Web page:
For Fans Of
Common sense and financial viability would suggest that an act such as Mastodon couldn’t possibly make it in the world of major-label politics, yet the band’s Reprise Records debut (Blood Mountain) succeeded where many contemporary metal acts had failed by impressing both the group’s old fans and the notoriously hard-to-please critics, as well as a vast array of newcomers.
Given the band’s previous triumphs, it would’ve been incredibly easy to replicate their past material in an effort to maintain their existing level of popularity, however Crack The Skye is yet another fresh and original take on the Mastodon sound, one that continues to defy convention and will no doubt inspire a whole new batch of imitators just as their earlier records did.
After the haunting introductory passage of “Oblivion” is completed, the trademark riffing of Brent Hinds and Bill Kelliher kicks into full gear, with drummer extraordinaire Brann Dailor not only contributing an impressive flurry of beats, but a stellar vocal performance as well! Mastodon has always had a healthy injection of melody throughout their intricate compositions, however the inclusion of fully-fledged choruses should once and for all silence the skeptics who claim that the band is lacking a vocal identity.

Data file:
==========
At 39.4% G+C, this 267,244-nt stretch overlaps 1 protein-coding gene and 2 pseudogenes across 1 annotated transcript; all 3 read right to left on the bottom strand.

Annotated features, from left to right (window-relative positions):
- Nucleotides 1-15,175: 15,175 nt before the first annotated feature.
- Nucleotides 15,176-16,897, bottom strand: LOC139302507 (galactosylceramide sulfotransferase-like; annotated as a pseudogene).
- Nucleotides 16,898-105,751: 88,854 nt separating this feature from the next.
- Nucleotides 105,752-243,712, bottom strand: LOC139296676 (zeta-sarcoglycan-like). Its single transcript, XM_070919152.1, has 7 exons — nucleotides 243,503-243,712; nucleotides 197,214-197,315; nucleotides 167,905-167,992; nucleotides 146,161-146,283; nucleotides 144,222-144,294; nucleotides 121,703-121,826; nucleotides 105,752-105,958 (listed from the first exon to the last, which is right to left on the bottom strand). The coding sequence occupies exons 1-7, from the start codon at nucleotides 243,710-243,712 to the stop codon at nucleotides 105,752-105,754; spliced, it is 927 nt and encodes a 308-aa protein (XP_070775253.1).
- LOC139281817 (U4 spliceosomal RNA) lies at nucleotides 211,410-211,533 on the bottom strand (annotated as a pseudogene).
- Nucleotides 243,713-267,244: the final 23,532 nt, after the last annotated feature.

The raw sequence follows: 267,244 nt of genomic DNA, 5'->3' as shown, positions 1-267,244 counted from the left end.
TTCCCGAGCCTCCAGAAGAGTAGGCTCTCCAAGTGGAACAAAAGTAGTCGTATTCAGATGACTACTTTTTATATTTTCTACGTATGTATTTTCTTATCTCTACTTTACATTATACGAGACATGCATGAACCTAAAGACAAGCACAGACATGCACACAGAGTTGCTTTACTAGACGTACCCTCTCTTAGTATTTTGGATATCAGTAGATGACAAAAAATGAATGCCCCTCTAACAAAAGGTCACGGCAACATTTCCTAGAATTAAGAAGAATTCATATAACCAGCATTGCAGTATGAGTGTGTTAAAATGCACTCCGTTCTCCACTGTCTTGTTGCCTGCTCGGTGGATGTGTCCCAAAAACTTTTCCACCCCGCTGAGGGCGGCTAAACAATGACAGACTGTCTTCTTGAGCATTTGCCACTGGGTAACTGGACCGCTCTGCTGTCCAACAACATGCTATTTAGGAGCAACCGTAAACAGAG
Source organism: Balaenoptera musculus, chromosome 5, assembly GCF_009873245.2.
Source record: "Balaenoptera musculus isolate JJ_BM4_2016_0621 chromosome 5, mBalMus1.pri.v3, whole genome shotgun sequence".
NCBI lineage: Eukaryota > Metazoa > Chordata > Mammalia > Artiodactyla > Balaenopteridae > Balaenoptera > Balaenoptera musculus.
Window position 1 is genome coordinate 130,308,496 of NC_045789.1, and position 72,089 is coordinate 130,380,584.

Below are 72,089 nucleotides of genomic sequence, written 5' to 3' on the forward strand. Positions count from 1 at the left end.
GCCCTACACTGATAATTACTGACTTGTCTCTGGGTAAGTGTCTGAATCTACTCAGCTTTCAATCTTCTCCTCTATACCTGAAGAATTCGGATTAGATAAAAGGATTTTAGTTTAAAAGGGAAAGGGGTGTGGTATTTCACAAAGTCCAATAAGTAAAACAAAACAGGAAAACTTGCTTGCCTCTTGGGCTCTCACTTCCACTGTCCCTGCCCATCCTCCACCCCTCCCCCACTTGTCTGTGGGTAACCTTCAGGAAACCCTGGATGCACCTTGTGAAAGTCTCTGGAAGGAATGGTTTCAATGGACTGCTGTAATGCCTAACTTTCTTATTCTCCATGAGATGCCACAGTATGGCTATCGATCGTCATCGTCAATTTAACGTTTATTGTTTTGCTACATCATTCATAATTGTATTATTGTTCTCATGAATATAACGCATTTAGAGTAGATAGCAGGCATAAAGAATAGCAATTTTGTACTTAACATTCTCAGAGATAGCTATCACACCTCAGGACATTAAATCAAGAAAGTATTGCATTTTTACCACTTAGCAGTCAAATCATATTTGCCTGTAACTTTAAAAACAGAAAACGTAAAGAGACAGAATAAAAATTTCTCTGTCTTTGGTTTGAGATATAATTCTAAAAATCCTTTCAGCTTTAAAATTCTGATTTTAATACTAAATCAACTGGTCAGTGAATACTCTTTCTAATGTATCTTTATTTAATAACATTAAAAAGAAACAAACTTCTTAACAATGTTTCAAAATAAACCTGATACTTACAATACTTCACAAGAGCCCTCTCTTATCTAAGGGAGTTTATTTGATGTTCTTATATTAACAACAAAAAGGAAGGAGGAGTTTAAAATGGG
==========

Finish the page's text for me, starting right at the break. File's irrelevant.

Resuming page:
“Divinations” is a more aggressive beast than the album opener, yet it still manages to incorporate another catchy passage of singing amongst the furious instrumentation, while “Quintessence” sees the band at their progressive best, courtesy of the smooth transitions between the complex and atmospheric guitar work right through to the more straight-forward rock n roll moments that rear their head throughout the song.
Traces of Black Sabbath (particularly the Ozzy-esque choruses) can be found all over “The Czar”, a track that spends close to eleven-minutes walking the listener through a variety of musical tangents, the bluesy guitar solo at the eight-minute mark proving to be one Crack The Skye’s highlights. Although “Ghost Of Varelia” clocks in at half the length of the previous number it packs just as much punch during its five-minutes, as does the album’s stunning title-track, which has the honour of being the third Mastodon track (in as many records) to feature the vocal talents of Neurosis’ Scott Kelly. Trying to review the record’s closing track – “The Last Baron” – seems a tad pointless when the song contains as much quality musicianship as many band’s entire catalogues, so it’s probably best just to say that it’s everything you’ve come to love and respect from Mastodon.
For a modern metal band to produce a record this complex and STILL be able to satisfy its vast fan base is a true testament to just how amazing Mastodon truly are. A must have for any heavy music fan.
4) The Czar: I. Usurper – II. Escape – III. Martyr – IV: Spiral
5) Ghost Of Karelia
6) Crack The Skye
7) The Last Baron